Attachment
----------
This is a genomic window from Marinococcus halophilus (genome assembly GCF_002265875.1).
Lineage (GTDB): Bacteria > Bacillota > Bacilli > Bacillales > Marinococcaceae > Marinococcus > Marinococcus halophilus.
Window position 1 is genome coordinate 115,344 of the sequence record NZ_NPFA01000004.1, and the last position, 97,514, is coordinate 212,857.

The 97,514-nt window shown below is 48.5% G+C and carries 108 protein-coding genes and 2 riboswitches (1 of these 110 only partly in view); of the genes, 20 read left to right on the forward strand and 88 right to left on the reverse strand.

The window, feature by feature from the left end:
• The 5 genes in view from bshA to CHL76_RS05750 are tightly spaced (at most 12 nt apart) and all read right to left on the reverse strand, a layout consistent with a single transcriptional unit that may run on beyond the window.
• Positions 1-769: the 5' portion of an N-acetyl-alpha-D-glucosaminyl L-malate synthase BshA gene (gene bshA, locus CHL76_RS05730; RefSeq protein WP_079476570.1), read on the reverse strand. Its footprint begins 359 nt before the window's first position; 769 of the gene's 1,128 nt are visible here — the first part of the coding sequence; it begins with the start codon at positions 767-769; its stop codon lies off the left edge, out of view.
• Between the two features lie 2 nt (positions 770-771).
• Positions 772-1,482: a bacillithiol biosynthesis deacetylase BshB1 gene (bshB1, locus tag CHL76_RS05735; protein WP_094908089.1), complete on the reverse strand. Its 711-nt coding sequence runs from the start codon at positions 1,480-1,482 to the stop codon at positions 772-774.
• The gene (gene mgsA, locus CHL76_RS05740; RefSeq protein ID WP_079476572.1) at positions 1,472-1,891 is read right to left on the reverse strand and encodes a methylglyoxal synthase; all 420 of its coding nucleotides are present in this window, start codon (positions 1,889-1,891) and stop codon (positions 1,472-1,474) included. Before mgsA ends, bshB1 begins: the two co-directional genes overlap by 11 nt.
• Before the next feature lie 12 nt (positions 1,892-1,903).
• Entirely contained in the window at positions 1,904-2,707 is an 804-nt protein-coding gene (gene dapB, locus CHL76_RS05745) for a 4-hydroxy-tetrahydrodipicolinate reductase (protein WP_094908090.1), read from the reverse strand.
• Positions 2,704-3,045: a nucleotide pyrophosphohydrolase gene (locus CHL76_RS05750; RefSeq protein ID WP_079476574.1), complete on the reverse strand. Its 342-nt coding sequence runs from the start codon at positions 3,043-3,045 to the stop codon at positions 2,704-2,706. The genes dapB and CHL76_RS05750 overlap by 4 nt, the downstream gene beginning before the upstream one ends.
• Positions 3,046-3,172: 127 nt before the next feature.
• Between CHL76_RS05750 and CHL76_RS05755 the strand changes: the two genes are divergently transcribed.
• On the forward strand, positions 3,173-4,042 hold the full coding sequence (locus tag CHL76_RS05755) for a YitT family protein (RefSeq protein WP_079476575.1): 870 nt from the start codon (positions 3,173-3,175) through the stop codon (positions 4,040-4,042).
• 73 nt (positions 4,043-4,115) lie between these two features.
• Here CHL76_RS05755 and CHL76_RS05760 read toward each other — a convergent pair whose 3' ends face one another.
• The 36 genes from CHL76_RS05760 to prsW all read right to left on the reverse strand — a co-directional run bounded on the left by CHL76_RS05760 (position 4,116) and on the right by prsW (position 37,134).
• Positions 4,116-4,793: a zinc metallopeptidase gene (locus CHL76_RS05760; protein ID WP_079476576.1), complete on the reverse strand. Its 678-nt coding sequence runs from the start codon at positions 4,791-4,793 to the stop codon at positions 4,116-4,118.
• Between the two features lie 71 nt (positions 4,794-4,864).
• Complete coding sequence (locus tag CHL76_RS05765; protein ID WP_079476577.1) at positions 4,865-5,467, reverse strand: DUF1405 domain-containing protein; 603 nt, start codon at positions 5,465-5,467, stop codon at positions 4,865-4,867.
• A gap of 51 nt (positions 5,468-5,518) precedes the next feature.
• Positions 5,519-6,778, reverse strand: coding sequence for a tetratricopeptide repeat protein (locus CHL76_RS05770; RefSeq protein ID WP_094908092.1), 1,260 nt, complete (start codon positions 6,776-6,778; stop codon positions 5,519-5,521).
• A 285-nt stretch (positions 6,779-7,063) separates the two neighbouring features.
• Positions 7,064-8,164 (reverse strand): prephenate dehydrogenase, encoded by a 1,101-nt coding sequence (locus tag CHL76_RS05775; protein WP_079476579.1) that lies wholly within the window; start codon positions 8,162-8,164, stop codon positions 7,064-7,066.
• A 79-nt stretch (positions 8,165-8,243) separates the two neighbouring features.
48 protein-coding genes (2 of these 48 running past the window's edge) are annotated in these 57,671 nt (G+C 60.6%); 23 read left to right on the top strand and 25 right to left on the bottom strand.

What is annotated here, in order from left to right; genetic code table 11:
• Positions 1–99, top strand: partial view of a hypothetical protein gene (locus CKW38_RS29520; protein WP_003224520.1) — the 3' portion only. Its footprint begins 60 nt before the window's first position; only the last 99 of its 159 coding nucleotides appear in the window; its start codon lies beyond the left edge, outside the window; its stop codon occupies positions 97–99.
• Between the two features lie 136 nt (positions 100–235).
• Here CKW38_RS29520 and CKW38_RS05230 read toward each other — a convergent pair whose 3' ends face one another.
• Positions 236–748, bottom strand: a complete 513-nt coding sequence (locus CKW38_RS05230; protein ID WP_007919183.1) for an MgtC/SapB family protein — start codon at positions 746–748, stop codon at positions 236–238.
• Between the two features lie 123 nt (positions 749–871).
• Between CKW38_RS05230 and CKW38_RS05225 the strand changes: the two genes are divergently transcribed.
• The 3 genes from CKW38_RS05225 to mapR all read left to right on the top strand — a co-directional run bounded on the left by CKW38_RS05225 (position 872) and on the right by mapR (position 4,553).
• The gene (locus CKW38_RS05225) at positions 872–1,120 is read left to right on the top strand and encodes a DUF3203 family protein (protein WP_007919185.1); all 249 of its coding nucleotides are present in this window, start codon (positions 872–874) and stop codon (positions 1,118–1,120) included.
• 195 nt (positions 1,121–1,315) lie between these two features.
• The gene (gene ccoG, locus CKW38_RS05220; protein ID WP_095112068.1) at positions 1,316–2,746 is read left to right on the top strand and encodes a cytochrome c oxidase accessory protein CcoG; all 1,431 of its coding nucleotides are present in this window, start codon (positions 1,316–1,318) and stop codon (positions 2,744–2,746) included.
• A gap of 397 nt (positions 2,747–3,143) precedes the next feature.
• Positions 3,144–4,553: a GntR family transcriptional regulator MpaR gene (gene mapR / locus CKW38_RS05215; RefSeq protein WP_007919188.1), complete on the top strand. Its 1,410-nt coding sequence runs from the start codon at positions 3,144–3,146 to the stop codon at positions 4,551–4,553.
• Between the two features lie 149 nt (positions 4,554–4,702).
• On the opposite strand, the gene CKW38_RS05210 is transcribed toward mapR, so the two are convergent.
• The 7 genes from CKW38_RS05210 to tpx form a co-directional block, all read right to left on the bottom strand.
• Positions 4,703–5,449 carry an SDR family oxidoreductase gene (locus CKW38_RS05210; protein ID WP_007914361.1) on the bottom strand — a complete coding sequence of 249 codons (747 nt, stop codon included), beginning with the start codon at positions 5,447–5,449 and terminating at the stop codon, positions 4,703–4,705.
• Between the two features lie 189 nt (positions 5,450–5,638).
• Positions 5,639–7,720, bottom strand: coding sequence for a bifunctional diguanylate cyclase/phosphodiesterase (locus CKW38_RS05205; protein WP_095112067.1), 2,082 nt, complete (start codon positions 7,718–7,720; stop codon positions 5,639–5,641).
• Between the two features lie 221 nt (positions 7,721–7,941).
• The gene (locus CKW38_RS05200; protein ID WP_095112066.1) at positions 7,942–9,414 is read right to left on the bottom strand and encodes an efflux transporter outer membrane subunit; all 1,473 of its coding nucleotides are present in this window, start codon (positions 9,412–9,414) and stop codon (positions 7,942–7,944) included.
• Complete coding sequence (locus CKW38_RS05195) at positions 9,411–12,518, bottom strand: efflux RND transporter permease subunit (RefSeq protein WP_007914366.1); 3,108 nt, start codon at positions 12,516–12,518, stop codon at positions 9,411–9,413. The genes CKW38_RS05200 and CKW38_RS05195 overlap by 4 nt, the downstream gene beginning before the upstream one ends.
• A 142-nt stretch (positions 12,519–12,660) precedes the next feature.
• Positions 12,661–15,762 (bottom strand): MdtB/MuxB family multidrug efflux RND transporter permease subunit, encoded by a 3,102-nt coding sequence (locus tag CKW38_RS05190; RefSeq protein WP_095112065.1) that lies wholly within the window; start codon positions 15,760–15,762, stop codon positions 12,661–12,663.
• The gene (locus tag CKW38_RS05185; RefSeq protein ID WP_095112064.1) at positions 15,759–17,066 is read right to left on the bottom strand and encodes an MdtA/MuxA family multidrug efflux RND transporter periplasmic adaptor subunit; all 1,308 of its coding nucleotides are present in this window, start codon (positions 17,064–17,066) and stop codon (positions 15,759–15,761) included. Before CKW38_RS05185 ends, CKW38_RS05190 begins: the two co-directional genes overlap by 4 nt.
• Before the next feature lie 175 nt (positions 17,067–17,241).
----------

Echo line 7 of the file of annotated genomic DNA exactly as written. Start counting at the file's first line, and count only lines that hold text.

• Positions 1-769: the 5' portion of an N-acetyl-alpha-D-glucosaminyl L-malate synthase BshA gene (gene bshA, locus CHL76_RS05730; RefSeq protein WP_079476570.1), read on the reverse strand. Its footprint begins 359 nt before the window's first position; 769 of the gene's 1,128 nt are visible here — the first part of the coding sequence; it begins with the start codon at positions 767-769; its stop codon lies off the left edge, out of view.